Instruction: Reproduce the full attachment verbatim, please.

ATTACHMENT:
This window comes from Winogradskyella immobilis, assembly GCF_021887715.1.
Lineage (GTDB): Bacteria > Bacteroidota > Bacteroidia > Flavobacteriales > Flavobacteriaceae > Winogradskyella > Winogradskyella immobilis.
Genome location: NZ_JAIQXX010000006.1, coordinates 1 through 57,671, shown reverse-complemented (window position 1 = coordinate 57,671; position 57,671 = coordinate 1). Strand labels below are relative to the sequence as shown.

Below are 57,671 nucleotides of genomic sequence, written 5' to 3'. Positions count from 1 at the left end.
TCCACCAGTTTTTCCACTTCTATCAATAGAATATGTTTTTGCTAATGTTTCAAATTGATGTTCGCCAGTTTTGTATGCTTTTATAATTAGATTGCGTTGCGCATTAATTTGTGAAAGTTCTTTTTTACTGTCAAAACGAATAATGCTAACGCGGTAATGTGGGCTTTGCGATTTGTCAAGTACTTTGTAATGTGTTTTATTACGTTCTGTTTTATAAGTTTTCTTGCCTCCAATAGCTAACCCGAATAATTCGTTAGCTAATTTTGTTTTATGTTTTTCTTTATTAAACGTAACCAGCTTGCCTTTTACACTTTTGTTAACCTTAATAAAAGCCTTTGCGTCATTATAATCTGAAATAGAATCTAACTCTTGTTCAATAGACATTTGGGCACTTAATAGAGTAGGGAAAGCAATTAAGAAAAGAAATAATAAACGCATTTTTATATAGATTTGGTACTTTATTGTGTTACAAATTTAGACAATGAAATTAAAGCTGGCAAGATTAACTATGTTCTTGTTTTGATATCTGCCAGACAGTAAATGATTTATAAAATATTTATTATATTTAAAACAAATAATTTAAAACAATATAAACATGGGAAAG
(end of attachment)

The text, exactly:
This window comes from Winogradskyella immobilis, assembly GCF_021887715.1.
Lineage (GTDB): Bacteria > Bacteroidota > Bacteroidia > Flavobacteriales > Flavobacteriaceae > Winogradskyella > Winogradskyella immobilis.
Genome location: NZ_JAIQXX010000006.1, coordinates 1 through 57,671, shown reverse-complemented (window position 1 = coordinate 57,671; position 57,671 = coordinate 1). Strand labels below are relative to the sequence as shown.

Below are 57,671 nucleotides of genomic sequence, written 5' to 3'. Positions count from 1 at the left end.
TCCACCAGTTTTTCCACTTCTATCAATAGAATATGTTTTTGCTAATGTTTCAAATTGATGTTCGCCAGTTTTGTATGCTTTTATAATTAGATTGCGTTGCGCATTAATTTGTGAAAGTTCTTTTTTACTGTCAAAACGAATAATGCTAACGCGGTAATGTGGGCTTTGCGATTTGTCAAGTACTTTGTAATGTGTTTTATTACGTTCTGTTTTATAAGTTTTCTTGCCTCCAATAGCTAACCCGAATAATTCGTTAGCTAATTTTGTTTTATGTTTTTCTTTATTAAACGTAACCAGCTTGCCTTTTACACTTTTGTTAACCTTAATAAAAGCCTTTGCGTCATTATAATCTGAAATAGAATCTAACTCTTGTTCAATAGACATTTGGGCACTTAATAGAGTAGGGAAAGCAATTAAGAAAAGAAATAATAAACGCATTTTTATATAGATTTGGTACTTTATTGTGTTACAAATTTAGACAATGAAATTAAAGCTGGCAAGATTAACTATGTTCTTGTTTTGATATCTGCCAGACAGTAAATGATTTATAAAATATTTATTATATTTAAAACAAATAATTTAAAACAATATAAACATGGGAAAG